Colors, Faces and Illustrations New concepts for tools for reporting emotion and activity in a pervasive game Zeynep Ahmet - 2009


Support : Références scientifiques
Author(s) : Zeynep Ahmet
Editor : University of Linköpings, The Institution of Economics and Industrial Development
Date : 2009
Lang : Lang




Players of video games often find themselves at a set location, in a room or a game hall, playing alone, with family or friends, even both, or maybe with strangers over the Internet. The game becomes intense when the player reaches a crucial moment or event. Such moments might be when the player has reached a new level, received a new piece of equipment, found the last hidden key or is about to kill the last “boss” in the game to win a war. The emotional state of the player changes as the game proceeds, where excitement can be closely followed by frustration or surprise. Studying players of such games has become easier when new technology give us the opportunity to study them closely. By the use of biosensors, cameras and close observations, observers can collect a rich amount of quantitative and qualitative data. But the complexity increases when the players are players of a pervasive game. Pervasive games are games that expand socially, spatially and temporally. They are lived experiences, where players might experience the more (or less) intense moments in the game when they e.g. find themselves in a dark alley chasing a fictional character in the streets of Sheffield (UK), on a bike recording memories and thoughts in a “hidden” location outside central London (UK) or running around downtown, trying to map places of interference on the Internet in Düsseldorf (Germany). The players are more or less on the loose, which minimizes the chances to carry out close observations. In this thesis I will report on a design project focusing on finding new concepts in capturing different aspects of the game experiences. By focusing on game play experience, I have chosen to go beyond the traditional usability evaluation methods used in present CHI practice and focus on representations for different aspects of the game experience. I will describe the design rationale and process in choosing concepts as well as presenting the resulting design proposals for two hand-held tools for self-reporting. The designs for the tools will be based on findings from a conducted user study, where representations for game play experiences will be tested by potential users. At the end of this thesis I will discuss the results from my design process as well as lessons learnt from the project.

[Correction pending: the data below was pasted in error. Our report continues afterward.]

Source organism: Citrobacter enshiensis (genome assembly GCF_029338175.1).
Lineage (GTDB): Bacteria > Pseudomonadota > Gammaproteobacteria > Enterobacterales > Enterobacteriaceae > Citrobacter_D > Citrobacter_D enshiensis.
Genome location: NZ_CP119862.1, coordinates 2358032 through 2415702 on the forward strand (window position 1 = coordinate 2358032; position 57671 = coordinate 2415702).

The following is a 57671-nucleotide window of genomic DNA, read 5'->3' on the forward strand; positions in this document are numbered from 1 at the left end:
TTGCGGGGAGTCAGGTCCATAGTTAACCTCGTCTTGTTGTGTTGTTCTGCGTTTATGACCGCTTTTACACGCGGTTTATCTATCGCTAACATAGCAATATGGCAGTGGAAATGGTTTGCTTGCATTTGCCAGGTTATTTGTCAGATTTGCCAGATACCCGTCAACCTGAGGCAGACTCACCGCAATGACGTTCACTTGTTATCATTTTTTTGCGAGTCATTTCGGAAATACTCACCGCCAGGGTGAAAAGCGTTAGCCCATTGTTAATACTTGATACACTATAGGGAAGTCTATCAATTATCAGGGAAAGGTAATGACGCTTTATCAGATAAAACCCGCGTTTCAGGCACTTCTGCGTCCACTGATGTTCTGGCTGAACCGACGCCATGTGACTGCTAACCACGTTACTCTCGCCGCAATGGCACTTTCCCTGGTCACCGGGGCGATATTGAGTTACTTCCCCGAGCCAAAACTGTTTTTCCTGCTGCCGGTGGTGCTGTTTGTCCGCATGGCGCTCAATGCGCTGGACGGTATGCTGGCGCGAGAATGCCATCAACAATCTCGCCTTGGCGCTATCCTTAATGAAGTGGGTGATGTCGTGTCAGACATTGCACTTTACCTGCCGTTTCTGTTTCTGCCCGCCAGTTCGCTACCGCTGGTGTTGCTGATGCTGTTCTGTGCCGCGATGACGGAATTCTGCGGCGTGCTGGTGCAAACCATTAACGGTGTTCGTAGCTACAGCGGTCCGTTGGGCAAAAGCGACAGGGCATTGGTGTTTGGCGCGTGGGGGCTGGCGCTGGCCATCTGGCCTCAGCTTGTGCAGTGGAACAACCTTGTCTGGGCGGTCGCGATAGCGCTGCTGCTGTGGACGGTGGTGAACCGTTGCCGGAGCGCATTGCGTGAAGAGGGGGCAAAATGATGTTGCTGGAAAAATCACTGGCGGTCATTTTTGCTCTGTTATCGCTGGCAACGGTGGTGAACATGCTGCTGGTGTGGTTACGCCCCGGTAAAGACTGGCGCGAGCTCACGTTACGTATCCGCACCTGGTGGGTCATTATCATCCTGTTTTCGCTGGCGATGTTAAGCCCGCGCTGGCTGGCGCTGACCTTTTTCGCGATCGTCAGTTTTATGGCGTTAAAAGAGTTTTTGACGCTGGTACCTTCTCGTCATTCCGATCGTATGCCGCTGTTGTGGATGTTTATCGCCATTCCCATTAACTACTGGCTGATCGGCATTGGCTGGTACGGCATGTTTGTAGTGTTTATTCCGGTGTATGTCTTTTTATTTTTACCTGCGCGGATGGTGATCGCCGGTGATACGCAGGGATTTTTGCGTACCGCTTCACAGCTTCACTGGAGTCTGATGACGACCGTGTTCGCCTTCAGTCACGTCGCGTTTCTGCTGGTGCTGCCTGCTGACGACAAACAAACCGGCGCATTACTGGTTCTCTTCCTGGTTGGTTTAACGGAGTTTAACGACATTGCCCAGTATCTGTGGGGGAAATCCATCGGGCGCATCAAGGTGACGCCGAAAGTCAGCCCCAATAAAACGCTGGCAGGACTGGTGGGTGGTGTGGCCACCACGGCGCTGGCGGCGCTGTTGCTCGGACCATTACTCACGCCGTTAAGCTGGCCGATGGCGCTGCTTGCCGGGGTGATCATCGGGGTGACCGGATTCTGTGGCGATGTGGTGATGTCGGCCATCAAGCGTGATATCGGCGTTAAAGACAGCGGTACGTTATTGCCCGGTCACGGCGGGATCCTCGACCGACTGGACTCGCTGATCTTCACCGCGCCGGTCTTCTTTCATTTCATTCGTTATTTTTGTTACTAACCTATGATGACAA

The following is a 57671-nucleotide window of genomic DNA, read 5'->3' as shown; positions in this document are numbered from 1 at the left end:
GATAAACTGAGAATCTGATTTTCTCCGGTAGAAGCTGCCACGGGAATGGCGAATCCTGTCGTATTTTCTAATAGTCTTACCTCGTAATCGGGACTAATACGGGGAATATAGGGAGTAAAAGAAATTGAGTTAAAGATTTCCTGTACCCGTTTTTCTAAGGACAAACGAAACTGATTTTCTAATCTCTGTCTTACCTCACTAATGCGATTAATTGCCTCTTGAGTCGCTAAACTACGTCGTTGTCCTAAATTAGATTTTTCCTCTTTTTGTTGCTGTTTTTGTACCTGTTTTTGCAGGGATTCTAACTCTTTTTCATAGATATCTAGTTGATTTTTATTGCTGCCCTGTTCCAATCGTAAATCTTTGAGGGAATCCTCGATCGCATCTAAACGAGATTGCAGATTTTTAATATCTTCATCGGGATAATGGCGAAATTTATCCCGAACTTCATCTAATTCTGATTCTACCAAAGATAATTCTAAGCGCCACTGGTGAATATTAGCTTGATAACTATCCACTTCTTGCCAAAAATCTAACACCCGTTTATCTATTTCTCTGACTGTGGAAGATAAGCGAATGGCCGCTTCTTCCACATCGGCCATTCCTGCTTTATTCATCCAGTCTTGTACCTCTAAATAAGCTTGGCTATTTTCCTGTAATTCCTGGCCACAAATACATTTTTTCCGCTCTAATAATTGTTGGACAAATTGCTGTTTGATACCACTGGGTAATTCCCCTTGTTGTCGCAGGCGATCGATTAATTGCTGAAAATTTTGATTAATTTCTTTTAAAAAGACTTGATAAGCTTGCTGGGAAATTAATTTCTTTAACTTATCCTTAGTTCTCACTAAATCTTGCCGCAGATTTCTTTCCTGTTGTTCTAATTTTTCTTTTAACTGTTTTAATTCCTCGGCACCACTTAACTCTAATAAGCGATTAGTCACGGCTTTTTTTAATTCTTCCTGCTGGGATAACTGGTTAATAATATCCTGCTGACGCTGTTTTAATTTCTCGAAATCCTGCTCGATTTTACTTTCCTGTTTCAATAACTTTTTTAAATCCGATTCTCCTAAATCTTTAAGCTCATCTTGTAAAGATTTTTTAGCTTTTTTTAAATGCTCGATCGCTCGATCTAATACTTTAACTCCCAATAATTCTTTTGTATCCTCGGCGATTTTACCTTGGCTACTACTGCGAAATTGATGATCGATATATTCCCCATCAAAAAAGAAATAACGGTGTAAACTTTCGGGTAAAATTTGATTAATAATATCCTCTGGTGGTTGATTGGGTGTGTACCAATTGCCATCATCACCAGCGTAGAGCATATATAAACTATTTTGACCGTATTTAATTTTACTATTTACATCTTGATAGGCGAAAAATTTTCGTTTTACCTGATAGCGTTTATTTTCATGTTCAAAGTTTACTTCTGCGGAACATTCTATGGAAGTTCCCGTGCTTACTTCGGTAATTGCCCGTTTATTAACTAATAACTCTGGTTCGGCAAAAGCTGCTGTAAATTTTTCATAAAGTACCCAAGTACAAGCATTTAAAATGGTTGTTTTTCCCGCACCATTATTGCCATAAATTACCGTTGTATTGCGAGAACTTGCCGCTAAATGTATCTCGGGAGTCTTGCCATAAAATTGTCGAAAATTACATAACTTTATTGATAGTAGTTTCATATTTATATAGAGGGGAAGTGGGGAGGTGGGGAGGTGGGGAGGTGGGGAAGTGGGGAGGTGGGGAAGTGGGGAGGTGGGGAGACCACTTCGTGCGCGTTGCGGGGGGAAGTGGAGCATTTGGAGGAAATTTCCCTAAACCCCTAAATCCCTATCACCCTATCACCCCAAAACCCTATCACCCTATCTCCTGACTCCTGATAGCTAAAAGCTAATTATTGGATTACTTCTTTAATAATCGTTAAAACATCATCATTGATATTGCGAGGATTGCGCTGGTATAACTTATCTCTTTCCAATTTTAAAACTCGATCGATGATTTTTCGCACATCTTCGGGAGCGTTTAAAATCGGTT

References (1):


Alvarez, J., Djaouti, D., Ghassempouri, R., Jessel, J-P., Methel, G “Morphological study of the video games” Proceedings of the 3rd Australian conference on Interactive entertainment, Murdoch University (2006)




Keywords : Pervasive games, Learning